Legal news from Friday, February 18, 2005
17:02 EDT

[JURIST] The defense team for Pfc. Lynndie England [JURIST Newsmaker archive], accused in the Abu Ghraib prison abuse scandal, said Friday that military prosecutors have now filed a new and reduced set of charges against her that could substantially reduce any prison term sentence might receive. Nineteen counts of committing [read more]

16:02 EDT

[JURIST] US District Judge Emmet Sullivan [official bio] ruled Friday that two lawsuits against the Federal Election Commission [official website] should be combinced, calling their claims "virtually identical." The 2004 Bush campaign and Reps. Christopher Shays, R-Conn. and Marty Meehan, D-Mass. sued the FEC separately last year after it allowed [read more]

16:02 EDT

[JURIST] United Nations Secretary-General Kofi Annan said in a statement Friday that an independent Commission of Experts would be appointed to access progress made in Timor-Leste (East Timor) and Indonesia in adjudicating human rights violations that occurred in 1999 when the former Indonesia territory of East Timor voted for independence. [read more]

15:02 EDT

[JURIST] An auditing commission appointed by the US Conference of Catholic Bishops reported Friday that the past year has produced 1,092 new allegations of sexual abuse against at least 756 Catholic clergymen. The disclosure of figures came in the national audit [full 64-page report, PDF] of US dioceses examining their [read more]

14:02 EDT

[JURIST] Mark Thatcher [BBC News profile], son of former British Prime Minister Margaret Thatcher, appeared in a South African court Friday to answer questions about his role in an alleged coup plot [BBC Q/A] in Equatorial Guinea [official website; US State Department backgrounder]. Last month, Thatcher pleaded guilty to charges [read more]

14:02 EDT

[JURIST] Chief Justice William Rehnquist [JURIST Newsmaker archive] will not take part in oral arguments when the US Supreme Court [official website] resumes hearing cases next week, a court spokesperson said Friday. Rehnquist was diagnosed with thyroid cancer [JURIST report] last October and has missed the court's argument sessions in [read more]

13:02 EDT

[JURIST] In a filing submitted to the Supreme Court on Thursday, attorneys from the Justice Department told the court that terror suspect Zacarias Moussaoui [JURIST Newsmaker archive] does not need direct access to al-Qaida witnesses to receive a fair trial. Moussaoui's attorneys are appealing a 4th Circuit ruling [PDF] on [read more]

11:02 EDT

[JURIST] President Bush has signed the Class Action Fairness Act limiting class-action lawsuits, saying it will restore "common sense and balance to America's legal system." [read more]

11:02 EDT

[JURIST] The UN General Assembly's legal committee [official website] failed to reach a consensus Thursday on a nonbinding declaration that would have urged urge governments to adopt their own laws on human cloning. As a result, the committee is likely to adopt a proposal supported by the United States but [read more]

11:02 EDT

[JURIST] Leading Friday's corporations and securities law news, the New Hampshire Bureau of Securities Regulation [official website] filed a complaint against AEFA, the personal finance advisory unit of American Express Co. [corporate website], for failing to disclose to investors that its financial advisors were given incentives to push certain mutual [read more]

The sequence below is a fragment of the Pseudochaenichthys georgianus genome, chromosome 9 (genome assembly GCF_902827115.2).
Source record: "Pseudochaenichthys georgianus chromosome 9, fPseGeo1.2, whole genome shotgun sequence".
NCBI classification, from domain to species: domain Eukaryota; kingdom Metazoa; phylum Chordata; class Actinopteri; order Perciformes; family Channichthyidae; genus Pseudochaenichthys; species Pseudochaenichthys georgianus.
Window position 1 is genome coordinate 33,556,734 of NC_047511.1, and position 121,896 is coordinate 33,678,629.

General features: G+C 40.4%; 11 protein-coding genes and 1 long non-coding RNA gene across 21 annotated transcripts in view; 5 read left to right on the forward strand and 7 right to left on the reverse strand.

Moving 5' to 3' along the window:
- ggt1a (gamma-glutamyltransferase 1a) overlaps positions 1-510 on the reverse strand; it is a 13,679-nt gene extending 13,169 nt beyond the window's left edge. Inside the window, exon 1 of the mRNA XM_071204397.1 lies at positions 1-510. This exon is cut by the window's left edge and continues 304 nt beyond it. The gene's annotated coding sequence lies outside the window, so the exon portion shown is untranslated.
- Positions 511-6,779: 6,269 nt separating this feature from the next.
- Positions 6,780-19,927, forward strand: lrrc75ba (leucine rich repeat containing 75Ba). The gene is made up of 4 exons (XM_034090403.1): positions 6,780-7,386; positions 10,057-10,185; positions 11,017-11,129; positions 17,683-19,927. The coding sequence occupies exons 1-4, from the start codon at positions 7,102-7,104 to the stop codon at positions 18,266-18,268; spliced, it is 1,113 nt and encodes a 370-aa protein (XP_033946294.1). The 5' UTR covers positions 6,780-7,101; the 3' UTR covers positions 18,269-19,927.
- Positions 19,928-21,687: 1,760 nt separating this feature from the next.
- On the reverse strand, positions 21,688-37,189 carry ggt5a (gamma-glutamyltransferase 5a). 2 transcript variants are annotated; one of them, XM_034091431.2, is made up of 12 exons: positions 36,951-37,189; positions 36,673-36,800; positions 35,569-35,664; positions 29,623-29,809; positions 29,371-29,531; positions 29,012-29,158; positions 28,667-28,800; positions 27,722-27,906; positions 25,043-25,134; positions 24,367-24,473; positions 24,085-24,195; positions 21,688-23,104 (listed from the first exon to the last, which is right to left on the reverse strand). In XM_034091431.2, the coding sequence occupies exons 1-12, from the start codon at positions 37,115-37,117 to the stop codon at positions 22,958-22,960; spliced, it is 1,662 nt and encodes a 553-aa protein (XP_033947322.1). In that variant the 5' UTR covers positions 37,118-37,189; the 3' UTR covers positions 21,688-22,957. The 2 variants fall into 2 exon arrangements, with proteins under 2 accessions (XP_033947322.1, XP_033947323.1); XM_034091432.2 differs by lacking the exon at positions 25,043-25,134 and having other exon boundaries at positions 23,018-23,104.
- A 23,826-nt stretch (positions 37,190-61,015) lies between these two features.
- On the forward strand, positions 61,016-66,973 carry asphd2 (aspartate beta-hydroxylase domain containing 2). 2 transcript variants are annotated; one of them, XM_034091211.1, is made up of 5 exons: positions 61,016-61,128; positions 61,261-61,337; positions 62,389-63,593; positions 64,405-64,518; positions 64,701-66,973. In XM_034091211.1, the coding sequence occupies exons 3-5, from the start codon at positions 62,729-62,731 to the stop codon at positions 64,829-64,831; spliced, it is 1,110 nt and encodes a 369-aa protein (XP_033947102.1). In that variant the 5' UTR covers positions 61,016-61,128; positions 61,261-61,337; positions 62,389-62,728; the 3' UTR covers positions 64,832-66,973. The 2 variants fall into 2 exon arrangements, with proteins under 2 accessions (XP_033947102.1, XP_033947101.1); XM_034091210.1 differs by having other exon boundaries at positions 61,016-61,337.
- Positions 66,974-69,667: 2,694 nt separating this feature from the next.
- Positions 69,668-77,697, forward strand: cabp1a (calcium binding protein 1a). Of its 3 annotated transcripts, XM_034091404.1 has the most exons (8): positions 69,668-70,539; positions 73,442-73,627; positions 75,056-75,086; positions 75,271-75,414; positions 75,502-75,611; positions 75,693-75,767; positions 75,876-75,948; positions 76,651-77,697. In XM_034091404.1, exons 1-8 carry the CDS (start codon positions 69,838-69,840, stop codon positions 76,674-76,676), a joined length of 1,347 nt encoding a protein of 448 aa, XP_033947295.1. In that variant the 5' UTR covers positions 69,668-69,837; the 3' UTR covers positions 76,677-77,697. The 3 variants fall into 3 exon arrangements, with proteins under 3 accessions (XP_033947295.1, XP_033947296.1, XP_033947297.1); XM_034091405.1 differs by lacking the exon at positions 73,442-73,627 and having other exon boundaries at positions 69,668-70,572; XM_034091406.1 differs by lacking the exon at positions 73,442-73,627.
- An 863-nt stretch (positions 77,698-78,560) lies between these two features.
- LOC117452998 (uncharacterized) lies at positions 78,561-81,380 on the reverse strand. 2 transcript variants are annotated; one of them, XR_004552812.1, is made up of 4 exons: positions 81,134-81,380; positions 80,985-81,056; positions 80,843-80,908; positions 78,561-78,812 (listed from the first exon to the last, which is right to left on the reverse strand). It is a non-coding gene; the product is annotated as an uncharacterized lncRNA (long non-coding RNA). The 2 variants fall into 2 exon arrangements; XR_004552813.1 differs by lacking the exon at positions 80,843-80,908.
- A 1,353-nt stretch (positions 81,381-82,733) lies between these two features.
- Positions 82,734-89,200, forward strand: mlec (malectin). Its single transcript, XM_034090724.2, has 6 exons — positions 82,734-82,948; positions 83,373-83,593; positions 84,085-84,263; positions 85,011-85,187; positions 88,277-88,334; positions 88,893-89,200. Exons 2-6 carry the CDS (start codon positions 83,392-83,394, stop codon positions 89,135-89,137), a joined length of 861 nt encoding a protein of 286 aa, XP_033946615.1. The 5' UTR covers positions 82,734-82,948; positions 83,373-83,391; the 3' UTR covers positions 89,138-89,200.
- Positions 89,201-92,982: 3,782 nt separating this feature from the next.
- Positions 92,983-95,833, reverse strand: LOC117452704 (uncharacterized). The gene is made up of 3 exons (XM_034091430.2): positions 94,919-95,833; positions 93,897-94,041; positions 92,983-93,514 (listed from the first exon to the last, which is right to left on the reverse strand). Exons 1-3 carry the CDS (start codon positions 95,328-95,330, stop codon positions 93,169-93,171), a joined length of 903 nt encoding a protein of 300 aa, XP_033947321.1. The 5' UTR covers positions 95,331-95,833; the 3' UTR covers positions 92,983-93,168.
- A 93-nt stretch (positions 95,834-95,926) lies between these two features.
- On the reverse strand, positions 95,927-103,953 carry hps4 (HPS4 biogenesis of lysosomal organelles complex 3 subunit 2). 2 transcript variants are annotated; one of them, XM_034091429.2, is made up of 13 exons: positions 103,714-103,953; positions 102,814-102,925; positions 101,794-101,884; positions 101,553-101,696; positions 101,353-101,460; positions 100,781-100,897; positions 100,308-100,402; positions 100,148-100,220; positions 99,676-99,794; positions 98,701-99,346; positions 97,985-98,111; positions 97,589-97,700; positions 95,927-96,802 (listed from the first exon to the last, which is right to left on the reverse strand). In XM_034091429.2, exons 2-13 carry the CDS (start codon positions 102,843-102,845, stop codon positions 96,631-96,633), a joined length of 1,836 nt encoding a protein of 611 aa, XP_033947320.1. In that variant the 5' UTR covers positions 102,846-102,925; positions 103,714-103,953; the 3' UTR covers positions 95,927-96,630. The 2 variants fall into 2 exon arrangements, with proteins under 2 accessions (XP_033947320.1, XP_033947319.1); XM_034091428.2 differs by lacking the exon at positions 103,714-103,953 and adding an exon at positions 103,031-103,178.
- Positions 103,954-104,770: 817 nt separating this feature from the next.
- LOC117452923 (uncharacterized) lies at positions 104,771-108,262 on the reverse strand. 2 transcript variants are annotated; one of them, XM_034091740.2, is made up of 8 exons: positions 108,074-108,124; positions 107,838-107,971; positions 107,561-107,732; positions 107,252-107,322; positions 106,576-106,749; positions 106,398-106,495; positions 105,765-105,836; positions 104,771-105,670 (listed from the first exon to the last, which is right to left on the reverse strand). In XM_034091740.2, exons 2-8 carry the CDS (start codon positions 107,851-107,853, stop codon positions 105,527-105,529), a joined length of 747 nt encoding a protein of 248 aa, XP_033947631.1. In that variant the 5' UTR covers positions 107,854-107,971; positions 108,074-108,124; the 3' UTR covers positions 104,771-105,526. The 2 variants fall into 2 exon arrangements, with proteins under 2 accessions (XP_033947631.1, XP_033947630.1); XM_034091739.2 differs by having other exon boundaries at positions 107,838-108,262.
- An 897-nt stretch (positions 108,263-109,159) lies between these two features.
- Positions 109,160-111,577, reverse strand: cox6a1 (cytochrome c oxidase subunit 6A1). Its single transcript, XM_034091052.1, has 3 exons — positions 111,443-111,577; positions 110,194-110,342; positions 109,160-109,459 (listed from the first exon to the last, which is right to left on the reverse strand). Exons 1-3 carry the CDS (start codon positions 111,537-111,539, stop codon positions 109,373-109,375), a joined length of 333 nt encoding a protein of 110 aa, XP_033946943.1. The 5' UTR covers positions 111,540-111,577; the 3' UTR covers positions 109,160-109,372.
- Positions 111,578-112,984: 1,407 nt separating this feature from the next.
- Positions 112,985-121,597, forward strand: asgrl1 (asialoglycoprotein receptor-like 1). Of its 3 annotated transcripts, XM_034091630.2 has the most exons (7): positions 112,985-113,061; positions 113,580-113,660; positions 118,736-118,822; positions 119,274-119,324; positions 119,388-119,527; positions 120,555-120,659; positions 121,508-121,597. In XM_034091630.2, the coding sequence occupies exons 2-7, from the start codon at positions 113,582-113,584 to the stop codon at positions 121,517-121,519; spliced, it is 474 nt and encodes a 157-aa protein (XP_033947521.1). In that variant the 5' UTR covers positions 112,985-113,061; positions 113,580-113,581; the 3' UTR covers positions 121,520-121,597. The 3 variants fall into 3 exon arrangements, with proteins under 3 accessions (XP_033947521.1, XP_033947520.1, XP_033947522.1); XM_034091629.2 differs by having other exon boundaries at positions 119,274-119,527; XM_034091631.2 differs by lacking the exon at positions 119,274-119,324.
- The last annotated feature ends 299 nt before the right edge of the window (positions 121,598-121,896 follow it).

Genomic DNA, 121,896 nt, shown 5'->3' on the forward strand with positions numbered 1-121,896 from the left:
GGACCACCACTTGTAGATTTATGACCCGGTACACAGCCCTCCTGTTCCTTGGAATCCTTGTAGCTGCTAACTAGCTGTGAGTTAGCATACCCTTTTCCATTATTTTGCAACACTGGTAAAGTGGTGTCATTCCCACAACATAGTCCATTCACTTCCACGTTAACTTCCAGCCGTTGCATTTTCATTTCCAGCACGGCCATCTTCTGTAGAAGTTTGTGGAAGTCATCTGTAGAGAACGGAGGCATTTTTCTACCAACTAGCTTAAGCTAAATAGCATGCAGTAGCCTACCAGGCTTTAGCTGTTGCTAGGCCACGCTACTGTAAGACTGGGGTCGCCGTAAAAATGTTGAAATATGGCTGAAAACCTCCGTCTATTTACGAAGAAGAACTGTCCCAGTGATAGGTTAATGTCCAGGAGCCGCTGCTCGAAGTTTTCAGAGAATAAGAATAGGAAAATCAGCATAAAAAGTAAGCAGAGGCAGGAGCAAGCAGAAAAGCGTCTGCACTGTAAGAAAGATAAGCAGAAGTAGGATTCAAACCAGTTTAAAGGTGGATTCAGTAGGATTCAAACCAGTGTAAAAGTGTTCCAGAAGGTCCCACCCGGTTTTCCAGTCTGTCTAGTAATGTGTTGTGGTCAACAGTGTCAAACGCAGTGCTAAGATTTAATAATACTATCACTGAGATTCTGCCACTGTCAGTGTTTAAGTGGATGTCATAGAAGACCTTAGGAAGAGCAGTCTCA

10:02 EDT

[JURIST] In Friday's international brief, multiple allegations of sexual harassment have arisen against UN High Commissioner for Refugees Ruud Lubbers [official profile]. Lubbers, a former Dutch prime minister, allegedly harassed five different female employees under his supervision according to an internal report authored last year by the UN Office of [read more]

10:02 EDT

[JURIST] What appears to have been a legal oversight has prompted the office of the Prince of Wales at Clarence House to announce that the official wedding of Prince Charles and Camilla Parker Bowles has been moved from Windsor Castle to Windsor's Guildhall [backgrounder, photos], the local town hall. Under [read more]

10:02 EDT

[JURIST] Ahmad Chalabi [JURIST Newsmaker archive], currently lobbying to be Iraq's Prime Minister in the wake of the recent elections which gave his Shiite party grouping a majority of seats in the new National Assembly, has promised to bring former dictator Saddam Hussein to speedy justice. Chalabi, one of two [read more]

09:02 EDT

[JURIST] The US Senate Judiciary Committee [official website] Thursday approved S. 256, the Bankruptcy Abuse and Consumer Prevention Act of 2005 [PDF], a measure that would make it tougher for consumers to erase debt in bankruptcy proceedings, but battle lines are being drawn on the Senate floor. Amendments will likely [read more]

09:02 EDT

[JURIST] Documents from US military investigators obtained by the ACLU under Freedom of Information Act provisions and released Friday suggest that US personnel engaged in widespread abuse of prisoners in Afghanistan, and that US soldiers attempted to cover up evidence of the abuses in the wake of the Abu Ghraib [read more]

00:02 EDT

[JURIST] Here's a run-down of law-related events, expected developments and live webcasts on JURIST's docket for Friday, Feb. 18.On Capitol Hill, the US Senate [official website] convenes at 10 AM ET for the reading of President George Washington's farewell address [text, PDF] from 1796. The reading is an annual tradition [read more]

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